Welcome to www.drystonewalls.net

A Short Guide

The following are a few terms which you might find useful.

Dry stone wall. A wall built exclusively from stone without the use of mortar or cement.

Dry stone walls have a long history, and in our area were used extensively to divide fields where sheep were grazed. Sheep farming and the woollen industry formed a good deal of the wealth in this area which later stood us in good stead with the coming of the industrial revolution.

In the north of England, we are blessed with quantities of sandstone and limestone, both of which are excellent walling materials. A traditional dry stone wall is usually made from local stone without any other materials. Because of this, they often become a haven for small local wild life, including nesting birds, field mice, voles etc. and many insects. Provision to encourage wild life can be made by allowing gaps for nests and so forth.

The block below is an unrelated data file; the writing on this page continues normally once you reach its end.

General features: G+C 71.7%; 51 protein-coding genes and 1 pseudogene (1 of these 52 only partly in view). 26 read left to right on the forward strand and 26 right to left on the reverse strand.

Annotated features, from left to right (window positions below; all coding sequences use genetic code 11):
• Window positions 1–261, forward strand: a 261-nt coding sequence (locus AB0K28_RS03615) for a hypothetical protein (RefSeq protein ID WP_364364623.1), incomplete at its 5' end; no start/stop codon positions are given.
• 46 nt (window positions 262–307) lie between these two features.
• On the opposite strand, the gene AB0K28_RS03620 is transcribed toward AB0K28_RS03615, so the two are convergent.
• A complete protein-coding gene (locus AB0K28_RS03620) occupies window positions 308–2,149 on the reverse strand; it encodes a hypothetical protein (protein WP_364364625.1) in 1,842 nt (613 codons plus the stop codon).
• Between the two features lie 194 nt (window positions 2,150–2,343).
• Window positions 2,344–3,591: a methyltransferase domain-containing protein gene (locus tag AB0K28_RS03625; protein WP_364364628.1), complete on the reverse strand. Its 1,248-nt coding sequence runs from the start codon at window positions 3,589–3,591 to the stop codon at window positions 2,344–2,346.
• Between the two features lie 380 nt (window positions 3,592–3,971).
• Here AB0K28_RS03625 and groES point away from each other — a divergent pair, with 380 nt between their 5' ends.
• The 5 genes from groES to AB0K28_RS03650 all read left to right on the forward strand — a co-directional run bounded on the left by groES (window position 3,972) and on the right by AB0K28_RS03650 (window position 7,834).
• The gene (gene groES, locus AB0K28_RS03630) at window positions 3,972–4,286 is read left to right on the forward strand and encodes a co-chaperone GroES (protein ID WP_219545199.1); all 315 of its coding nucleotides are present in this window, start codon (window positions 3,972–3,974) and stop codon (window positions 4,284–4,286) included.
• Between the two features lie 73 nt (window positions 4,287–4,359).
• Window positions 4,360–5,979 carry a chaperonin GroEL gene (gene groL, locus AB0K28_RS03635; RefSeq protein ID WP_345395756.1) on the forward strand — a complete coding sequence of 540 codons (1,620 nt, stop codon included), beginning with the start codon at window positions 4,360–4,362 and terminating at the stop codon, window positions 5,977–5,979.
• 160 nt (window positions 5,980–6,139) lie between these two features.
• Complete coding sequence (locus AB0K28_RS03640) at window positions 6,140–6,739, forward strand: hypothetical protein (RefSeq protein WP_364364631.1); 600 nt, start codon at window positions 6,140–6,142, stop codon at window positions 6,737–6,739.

Coping stones. A row of stones along th top of the wall which protects and strengthens the structure of the wall.

Cheek end. This is built where a wall ends standing alone, for instance, where a gate may be inserted. There are examples of these on our photo page.

Through stone. A large stone placed so that it ties together the two sides of the wall.

Hearting. Generally, stone walls are built with the two faces built separately and leaning slightly inward. Through stones tie the two sides together, hearting is small pieces of the same stone broken up and used as filling where there are gaps in the centre of the wall.

Over time, the wall will settle by a few millimetres, gaining strength as it does so and  becoming more stable as these outer layers shrink inwards and become denser.